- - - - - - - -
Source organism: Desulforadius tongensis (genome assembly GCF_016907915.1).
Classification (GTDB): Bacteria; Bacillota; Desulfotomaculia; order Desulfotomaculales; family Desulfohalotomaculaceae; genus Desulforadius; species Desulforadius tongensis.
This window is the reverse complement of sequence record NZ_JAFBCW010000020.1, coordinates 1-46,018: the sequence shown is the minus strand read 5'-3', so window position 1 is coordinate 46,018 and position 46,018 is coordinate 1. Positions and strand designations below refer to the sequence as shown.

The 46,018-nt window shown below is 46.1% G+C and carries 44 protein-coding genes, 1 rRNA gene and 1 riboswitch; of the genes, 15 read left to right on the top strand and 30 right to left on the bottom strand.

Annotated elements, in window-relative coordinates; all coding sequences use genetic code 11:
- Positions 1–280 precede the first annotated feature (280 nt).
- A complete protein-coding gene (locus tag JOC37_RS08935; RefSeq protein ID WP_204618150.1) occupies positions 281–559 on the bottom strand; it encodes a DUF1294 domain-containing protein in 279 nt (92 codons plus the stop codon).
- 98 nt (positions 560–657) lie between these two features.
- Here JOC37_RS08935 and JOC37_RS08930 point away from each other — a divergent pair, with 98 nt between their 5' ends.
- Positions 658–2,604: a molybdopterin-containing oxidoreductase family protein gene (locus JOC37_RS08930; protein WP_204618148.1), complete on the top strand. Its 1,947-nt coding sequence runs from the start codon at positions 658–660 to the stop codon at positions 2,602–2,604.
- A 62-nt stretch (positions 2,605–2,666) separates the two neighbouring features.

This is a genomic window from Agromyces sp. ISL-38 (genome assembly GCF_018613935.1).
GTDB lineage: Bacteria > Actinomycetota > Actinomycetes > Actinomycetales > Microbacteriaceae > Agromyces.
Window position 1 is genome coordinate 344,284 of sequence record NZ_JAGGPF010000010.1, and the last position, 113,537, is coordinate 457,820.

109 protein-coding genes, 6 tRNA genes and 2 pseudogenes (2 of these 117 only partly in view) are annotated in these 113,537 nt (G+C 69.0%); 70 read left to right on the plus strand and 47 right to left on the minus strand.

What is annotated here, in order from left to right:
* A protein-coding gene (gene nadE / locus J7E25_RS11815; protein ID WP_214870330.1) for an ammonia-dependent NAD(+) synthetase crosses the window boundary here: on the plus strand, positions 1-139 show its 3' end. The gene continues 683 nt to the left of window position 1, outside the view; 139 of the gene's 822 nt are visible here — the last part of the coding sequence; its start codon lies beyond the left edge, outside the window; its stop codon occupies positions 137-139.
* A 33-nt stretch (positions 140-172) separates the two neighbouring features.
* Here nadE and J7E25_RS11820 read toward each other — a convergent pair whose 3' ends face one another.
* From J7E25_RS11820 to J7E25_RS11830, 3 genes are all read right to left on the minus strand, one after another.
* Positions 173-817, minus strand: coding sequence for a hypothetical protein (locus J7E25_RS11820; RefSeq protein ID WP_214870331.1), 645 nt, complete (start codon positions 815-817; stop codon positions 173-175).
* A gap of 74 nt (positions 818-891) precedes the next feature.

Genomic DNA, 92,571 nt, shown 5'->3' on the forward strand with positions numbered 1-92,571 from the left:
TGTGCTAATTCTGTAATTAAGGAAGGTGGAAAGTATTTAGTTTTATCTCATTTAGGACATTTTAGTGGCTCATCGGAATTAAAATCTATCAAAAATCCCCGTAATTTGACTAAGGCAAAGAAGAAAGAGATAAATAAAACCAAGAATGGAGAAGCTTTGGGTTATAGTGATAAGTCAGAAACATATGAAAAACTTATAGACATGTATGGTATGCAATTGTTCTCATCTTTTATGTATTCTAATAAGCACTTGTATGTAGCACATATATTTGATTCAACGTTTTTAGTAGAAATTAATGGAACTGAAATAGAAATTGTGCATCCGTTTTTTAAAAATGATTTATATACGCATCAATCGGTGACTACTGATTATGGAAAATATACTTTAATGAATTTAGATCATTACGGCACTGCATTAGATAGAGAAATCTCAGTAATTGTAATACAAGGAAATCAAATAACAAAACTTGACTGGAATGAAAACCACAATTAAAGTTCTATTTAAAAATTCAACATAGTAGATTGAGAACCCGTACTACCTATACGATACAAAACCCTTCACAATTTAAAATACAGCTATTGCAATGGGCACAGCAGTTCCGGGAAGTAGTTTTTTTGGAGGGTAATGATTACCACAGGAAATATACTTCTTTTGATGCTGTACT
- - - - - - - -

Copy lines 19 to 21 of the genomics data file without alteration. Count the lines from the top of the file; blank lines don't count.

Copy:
* Here nadE and J7E25_RS11820 read toward each other — a convergent pair whose 3' ends face one another.
* From J7E25_RS11820 to J7E25_RS11830, 3 genes are all read right to left on the minus strand, one after another.
* Positions 173-817, minus strand: coding sequence for a hypothetical protein (locus J7E25_RS11820; RefSeq protein ID WP_214870331.1), 645 nt, complete (start codon positions 815-817; stop codon positions 173-175).